According to Fox, lead motorman, while enroute to the surface, at approximately the 15+00 block along the main line haulage track he failed to see the lights of the trailing locomotive operated by Smith. At his time, Fox stated he called, via trolley phone, to Smith regarding the nature and location of his trouble and that Smith replied that he was taking down some trolley wire guarding. Fox further stated he continued with the equipment move to the surface and stopped at the No. 2 supply yard switch.

Rodriquez parked his jeep and was telling the motorman where to park the trip when the locomotive operated by Smith exited the portal and collided with the end of the trip located approximately 181 feet from the mine portal. Rodriquez and Fox, hearing the collision, proceeded toward the end of the trip. Upon arrival at the accident site, the operator's compartment of the No. 44 locomotive was located under the canopy of the longwall shield. Rodriquez instructed Fox to pull the trip away from the No. 44 locomotive to remove Smith from the operator's compartment.

Huffman, who was near the area, was made aware of the accident and went to the outside shop to get additional help. Huffman passed Dennis L. Mitchell, Foreman, and informed Mitchell of the accident. Mitchell immediately started toward the accident scene to provide assistance. Rodriquez, Fox, and Mitchell removed Smith from the operator's compartment of the locomotive and began CPR.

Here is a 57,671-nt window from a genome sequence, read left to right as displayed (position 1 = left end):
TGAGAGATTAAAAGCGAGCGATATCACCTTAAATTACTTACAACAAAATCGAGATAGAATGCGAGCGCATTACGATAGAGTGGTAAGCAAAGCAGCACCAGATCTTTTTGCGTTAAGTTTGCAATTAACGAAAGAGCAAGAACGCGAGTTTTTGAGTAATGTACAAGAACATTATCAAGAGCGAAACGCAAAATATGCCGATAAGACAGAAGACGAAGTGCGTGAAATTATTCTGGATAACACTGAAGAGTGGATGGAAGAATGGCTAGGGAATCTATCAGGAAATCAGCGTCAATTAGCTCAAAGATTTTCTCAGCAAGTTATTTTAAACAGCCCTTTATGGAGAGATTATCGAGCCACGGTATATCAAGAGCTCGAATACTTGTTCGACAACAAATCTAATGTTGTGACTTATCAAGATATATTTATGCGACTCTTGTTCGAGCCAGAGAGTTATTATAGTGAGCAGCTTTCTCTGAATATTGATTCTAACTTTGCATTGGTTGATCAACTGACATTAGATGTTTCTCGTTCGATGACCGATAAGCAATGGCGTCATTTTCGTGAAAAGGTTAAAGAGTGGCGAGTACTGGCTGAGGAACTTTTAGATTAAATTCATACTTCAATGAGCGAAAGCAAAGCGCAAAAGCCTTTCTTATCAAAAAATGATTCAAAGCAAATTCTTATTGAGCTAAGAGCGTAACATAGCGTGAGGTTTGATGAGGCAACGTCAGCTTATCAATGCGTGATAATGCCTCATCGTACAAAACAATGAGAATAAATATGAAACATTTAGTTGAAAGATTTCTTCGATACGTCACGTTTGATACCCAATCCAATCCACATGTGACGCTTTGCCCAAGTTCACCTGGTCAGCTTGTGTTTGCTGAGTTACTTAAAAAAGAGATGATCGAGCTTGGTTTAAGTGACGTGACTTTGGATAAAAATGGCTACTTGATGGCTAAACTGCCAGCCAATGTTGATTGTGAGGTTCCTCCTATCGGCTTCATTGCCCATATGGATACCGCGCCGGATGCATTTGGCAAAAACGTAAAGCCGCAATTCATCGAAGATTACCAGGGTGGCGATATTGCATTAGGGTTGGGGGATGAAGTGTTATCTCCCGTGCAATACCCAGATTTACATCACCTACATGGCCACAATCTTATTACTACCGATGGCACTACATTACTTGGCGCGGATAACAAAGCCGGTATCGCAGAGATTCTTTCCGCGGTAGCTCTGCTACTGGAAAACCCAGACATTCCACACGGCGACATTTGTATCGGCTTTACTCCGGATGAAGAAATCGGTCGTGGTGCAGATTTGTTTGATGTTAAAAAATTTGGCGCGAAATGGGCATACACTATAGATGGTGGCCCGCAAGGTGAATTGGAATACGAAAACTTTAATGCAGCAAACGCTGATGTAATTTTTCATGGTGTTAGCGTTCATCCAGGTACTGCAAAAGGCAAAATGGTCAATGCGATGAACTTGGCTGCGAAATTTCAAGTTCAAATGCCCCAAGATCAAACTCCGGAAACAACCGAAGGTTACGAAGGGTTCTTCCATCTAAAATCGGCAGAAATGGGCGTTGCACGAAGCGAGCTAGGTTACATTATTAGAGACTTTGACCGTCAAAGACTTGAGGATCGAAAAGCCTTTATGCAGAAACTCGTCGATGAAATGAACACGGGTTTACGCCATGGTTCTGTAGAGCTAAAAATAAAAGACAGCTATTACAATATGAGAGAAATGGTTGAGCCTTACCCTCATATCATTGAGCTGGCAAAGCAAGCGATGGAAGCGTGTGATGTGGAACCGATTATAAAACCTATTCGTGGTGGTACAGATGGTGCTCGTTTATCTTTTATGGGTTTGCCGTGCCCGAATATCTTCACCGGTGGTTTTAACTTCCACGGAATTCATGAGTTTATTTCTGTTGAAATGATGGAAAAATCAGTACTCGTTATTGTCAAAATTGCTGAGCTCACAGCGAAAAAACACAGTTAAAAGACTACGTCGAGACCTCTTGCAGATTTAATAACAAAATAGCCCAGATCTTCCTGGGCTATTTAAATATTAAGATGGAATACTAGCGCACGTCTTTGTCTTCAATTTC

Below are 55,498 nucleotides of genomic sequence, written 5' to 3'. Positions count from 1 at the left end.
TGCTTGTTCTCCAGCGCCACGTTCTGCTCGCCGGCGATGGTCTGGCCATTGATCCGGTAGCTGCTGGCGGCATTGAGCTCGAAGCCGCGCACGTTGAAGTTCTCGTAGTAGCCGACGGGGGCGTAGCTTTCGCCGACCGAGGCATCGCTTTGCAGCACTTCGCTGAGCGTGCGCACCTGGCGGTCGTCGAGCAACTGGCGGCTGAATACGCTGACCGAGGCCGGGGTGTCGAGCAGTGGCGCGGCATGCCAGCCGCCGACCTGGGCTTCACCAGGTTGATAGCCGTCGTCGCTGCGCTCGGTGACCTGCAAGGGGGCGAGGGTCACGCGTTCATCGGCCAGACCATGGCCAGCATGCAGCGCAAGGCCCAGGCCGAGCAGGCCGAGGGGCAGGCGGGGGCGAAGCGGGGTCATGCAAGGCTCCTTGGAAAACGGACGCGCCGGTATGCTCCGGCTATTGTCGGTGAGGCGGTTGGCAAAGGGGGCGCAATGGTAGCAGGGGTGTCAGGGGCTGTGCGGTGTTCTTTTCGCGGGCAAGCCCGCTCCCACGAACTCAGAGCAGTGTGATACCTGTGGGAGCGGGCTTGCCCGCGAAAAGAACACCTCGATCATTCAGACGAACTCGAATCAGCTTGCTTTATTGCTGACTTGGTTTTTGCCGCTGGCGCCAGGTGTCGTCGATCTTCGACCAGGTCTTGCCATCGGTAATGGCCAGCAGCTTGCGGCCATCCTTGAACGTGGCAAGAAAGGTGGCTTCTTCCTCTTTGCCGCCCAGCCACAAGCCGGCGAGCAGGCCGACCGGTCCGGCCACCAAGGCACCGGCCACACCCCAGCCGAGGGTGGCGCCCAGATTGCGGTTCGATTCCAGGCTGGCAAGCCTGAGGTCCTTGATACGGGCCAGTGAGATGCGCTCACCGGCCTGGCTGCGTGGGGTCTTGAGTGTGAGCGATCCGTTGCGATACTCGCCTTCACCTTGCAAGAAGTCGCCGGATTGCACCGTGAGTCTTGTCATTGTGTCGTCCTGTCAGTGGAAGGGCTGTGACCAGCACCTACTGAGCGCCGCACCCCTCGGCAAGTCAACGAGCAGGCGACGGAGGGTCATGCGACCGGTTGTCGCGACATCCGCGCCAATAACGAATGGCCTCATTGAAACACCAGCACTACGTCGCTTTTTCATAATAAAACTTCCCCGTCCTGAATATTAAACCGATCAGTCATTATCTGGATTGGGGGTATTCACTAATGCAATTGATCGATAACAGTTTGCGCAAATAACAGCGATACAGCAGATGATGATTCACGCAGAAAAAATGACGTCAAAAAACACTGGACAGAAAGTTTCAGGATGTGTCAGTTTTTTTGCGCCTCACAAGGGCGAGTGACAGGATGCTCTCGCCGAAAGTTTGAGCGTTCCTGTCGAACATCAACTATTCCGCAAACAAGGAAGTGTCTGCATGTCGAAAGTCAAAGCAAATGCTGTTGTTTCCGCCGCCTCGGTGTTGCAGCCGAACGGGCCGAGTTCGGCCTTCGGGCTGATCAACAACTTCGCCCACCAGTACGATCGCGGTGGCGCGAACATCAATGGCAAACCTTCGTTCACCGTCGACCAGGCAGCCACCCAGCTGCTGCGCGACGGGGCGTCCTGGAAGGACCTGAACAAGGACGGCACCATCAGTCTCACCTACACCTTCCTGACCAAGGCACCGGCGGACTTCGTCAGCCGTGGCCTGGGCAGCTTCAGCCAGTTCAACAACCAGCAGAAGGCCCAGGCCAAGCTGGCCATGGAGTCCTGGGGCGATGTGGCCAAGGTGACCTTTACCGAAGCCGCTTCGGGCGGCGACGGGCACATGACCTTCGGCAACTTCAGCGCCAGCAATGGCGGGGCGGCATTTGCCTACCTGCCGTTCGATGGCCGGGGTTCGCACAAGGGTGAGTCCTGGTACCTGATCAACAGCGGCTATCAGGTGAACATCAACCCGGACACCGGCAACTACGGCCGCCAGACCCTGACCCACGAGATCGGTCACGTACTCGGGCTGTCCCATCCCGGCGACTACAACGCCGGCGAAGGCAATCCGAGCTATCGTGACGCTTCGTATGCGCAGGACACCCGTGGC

Two ambulances from the Monongalia County Emergency Medical Services and a unit from the Granville Volunteer Fire Department arrived at the accident site. Upon arrival at the scene, the Monongalia County Emergency Medical Services crews provided medical assistance to the victim. At 4:49 a.m., Dr. Morandi, via radio from the West Virginia University Hospital Medical Command Center, pronounced Smith dead and instructed the crew of Medic Squad No. 63 to stop resuscitation measures on the victim. Dr. Hugh Lindsay, Monongalia County Medical Examiner, arrived a short time later and confirmed Smith's death at 5:25 a.m.


  1. The mine has a total of eighteen 50-ton trolley locomotives which have the operator's compartment on the outby side. This comprises the entire fleet of 50-ton locomotives.

  2. The mine has a total of seven 38-ton trolley locomotives and two have the operators' compartment inby.

  3. The underground main track haulage roadway is approximately 13.3 miles from 16 East Section to Maidsville Drift Portal with an ascending grade of 2 percent from 30+00 block to the portal.

  4. The canopy of the longwall shield being transported on the last low-profile carrier extended 48 inches beyond the carrier toward the trailing locomotive.